LONDON – The A6 processor inside Apple's iPhone 5 mobile phone is a dual-core Cortex-A15 manufactured for Apple by Samsung Electronics Co. Ltd. in its 32-nm HKMG manufacturing process, according to analysts at Nomura Equity Research.
This would mean Apple is one of the first companies to introduce a Cortex-A15-based processor. Cortex-A15 is the highest performance processor core from intellectual property licensor ARM Holdings plc (Cambridge, England).
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Samsung said it had started sampling the industry's first dual-core ARM Cortex-A15 processor late in 2011, the Exynos 5250, made with its 32-nm HKMG process and intended for volume shipment in summer 2012. The Exynos 5250 includes Mali graphics, and is intended for use in high-end tablet computers. Its 2-GHz clock frequency is claimed to double the performance of the previous 1.5-GHz dual-core Cortex-A9 based Exynos.
Apple provided few details when it launched the iPhone 5 on Wednesday (Sept. 12) about the smartphone's application processor and graphics capability. The company did say the A6 processor provided twice the CPU performance and twice the graphics performance of the A5x used in the iPhone 4S.
Nomura provided no source for its report nor a clock frequency for the processor. Typically, mobile phone application processors run with clock signals of up to 1.5 GHz. However, designing in the Cortex-A15 could help explain how Apple has achieved performance equivalentto the iPhone 4S
Apple is expected to retain graphics IP licensor Imagination Technologies Group for the graphics rendering portion of the chip. The Apple A5 processor is reported to use the dual-core PowerVR SGX543MP2, so the A6 could use the quad-core version, the PowerVR SGX543MP4.
Taiwan Semiconductor Manufacturing Co. (Hsinchu, Taiwan) was reportedly working on a version of the A6 processor for Apple in 2011. It was rumored then to be a quad-core design for implementation in 28-nm manufacturing process and was expected to debut in the third-generation iPad.
If Samsung is the sole supplier of the A6 processor – as indicated by Nomura analysts – this squares with recent predictions that TSMC is working on pulling in its 20-nm process and working to supply Apple in the second-half of 2013 using that process.
Apple has hundreds of billion dollars in retained earnings, and a multi-billion dollar annual revenue stream. The company took in $46 billion in Q4 2011. Tim Cook is doing a great job as CEO, and new products keep coming.
I suspect Apple has thought of the vulnerability to Samsung, and has a second source for the Cortex-based A6.
Jobs was smart and visionary, but there are plenty of people with those characteristics still at Apple.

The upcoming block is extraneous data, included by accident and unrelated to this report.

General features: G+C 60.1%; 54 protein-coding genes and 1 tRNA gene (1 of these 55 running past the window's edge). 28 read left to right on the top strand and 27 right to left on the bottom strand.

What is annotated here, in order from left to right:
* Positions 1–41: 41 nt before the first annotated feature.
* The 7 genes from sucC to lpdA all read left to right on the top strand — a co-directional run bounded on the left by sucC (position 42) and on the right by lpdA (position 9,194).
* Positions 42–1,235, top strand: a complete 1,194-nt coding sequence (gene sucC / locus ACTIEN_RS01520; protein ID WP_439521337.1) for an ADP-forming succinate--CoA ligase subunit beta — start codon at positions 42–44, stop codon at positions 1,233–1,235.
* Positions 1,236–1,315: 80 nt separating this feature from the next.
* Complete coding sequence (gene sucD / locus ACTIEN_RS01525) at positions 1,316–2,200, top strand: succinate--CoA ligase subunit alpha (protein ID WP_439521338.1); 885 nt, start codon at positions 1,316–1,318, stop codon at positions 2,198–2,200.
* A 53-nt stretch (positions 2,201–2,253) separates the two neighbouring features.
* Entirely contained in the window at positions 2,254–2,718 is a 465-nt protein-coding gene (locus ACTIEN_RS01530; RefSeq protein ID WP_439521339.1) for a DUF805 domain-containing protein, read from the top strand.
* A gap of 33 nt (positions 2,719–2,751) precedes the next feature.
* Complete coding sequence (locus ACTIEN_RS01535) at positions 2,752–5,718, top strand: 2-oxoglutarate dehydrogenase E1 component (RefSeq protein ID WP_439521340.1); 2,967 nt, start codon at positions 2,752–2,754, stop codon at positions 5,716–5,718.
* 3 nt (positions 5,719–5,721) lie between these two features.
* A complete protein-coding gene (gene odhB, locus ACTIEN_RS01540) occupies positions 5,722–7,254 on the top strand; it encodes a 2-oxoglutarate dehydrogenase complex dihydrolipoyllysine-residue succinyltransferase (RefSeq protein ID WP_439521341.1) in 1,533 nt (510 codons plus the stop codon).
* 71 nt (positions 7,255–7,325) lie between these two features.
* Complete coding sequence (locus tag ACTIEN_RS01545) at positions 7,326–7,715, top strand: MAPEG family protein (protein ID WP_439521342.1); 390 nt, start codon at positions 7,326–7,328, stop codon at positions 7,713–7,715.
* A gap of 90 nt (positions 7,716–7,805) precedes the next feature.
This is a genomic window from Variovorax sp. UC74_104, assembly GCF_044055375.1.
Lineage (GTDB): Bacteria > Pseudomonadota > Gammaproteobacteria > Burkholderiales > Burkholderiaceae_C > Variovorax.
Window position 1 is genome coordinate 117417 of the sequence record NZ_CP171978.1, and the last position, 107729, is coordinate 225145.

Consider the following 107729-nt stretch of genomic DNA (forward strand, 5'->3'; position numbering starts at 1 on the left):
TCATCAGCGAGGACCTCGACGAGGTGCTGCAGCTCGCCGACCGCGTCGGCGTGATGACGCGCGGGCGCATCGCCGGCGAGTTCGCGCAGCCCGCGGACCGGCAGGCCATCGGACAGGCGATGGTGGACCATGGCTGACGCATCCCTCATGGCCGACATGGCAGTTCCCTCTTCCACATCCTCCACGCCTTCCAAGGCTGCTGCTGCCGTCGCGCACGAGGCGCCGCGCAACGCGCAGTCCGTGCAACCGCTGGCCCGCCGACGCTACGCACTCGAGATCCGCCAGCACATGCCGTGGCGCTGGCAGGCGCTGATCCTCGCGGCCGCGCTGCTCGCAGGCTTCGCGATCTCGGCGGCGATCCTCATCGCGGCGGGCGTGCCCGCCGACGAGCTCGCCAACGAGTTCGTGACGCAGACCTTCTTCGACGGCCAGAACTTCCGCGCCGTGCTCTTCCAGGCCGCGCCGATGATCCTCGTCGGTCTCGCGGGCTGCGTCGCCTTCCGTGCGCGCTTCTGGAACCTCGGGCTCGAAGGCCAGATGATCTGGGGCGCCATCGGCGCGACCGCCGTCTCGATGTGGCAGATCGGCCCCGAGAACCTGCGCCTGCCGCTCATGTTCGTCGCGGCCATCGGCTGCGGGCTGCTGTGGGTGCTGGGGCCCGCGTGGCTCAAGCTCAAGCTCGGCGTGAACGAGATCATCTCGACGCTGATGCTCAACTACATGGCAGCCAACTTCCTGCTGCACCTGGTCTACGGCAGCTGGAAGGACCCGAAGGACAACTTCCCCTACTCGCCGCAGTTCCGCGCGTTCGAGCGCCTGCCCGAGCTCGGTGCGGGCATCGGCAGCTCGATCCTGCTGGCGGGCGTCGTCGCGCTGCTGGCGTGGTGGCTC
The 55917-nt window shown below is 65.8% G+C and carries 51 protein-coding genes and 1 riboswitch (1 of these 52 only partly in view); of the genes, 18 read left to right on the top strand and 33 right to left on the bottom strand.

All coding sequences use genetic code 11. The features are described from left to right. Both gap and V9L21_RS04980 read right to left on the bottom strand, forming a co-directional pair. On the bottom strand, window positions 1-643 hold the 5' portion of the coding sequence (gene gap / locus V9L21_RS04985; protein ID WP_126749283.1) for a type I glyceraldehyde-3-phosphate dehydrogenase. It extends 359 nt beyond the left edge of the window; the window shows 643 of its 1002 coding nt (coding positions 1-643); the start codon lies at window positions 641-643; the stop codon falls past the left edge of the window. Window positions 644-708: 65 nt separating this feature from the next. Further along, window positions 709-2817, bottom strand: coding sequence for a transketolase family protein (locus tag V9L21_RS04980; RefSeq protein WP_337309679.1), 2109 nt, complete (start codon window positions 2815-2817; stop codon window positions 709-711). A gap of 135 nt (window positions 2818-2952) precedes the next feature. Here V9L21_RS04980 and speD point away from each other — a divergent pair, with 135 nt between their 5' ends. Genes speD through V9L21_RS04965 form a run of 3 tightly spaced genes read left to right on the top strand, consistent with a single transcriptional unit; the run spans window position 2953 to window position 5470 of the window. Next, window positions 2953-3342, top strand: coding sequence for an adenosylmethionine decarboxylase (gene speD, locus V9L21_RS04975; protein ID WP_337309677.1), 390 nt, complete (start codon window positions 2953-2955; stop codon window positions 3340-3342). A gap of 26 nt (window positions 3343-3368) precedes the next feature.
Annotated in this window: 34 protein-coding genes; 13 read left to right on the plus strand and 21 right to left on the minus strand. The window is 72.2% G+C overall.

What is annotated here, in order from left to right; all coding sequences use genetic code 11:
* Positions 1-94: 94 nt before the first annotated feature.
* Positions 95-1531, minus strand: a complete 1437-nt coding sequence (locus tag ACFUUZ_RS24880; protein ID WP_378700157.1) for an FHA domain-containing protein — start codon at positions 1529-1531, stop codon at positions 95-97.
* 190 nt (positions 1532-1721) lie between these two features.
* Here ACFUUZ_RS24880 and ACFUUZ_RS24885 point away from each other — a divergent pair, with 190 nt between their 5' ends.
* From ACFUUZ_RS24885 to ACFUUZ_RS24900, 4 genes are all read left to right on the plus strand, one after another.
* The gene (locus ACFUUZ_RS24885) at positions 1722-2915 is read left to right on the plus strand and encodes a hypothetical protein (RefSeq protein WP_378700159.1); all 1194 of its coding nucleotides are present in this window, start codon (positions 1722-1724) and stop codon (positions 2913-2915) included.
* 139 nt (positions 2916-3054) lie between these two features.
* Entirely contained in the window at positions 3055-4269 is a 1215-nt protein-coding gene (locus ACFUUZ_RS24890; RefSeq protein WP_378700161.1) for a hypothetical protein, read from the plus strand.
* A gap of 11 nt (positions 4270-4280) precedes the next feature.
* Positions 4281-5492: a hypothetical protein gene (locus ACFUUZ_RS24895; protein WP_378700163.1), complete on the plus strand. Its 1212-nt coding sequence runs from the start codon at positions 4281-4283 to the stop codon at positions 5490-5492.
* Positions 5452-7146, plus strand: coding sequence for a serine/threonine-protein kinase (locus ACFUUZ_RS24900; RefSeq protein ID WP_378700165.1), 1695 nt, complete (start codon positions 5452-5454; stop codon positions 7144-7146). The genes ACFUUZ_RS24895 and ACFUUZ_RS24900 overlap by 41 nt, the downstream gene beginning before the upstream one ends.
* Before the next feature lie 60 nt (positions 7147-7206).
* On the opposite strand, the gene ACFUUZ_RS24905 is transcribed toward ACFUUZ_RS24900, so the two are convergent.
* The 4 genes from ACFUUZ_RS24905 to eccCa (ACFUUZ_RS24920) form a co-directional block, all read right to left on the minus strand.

So no, I don't think Apple is going under anytime soon.
Samsung is a multinational gaint with deep pockets and smart people, so I think they'll find a way to produce the Galaxy 3.
So your choice should be more about the user experience you want. I'd go to a store and try out both phones, or check out friends' phones.
I don't know whether to get an Apple iPhone5 or a Samsung Galaxy3 ? Apple could go under without Steve Jobs and the patent infringement lawsuit Apple won against Samsung could be a desperate attempt to survive, won't Samsung just charge whatever they need for the A6 to recoupe the Apple win ? Or make the A6 "short of supply" to Apple , I might not want to be on the wait list for the iphone 5 in that case... Apple and Samsung don't seem to be playing well together... or maybe that's just how they play... but currently... it sounds like there is no iPhone 5 with out Samsung A6, and there is no Samsung galaxy3 if Apple shuts down their production through litigation...
Well in my opinion it is too early to see an A15-based SoC powering such an important and high volume product as the iPhone.
The 2x claim by Apple is quite unsubstantial and not based on a specific metric (e.g. a benchmark). Therefore compared to the A5 processor in iPhone 4S, my best guesses are that this "2x claim" could come from the following:
- using 32nm process instead of 45nm could lead to an increase from 1GHz dual A9 to 1.5 GHz (maybe more?) again dual A9
- certain tweaks here and there
- beefier memory subsystem (maybe another memory controller or higher frequency DRAM?)
- beefier graphics
- software improvements.
And dont forget there is the chance to upgrade with a couple of Cortex-A7 cores tucked in to a corner of a dual-core Cortex-A15 processor design.
That would create a quad-core processor that implements the "big-little" power-saving technique.
Such chips are expected to arrive and be powering smartphones in 2013 as I remember Warren East saying at the launch of Cortex-A7 in 2011.
This should be an interesting mix of processing power vs battery life. If the performance has been jacked up to 2x as they claim then assuming it consumes the same power as it's predecessor it should still result in longer battery life and faster response times.
So I guess the quad core version of it will go into next Ipad.
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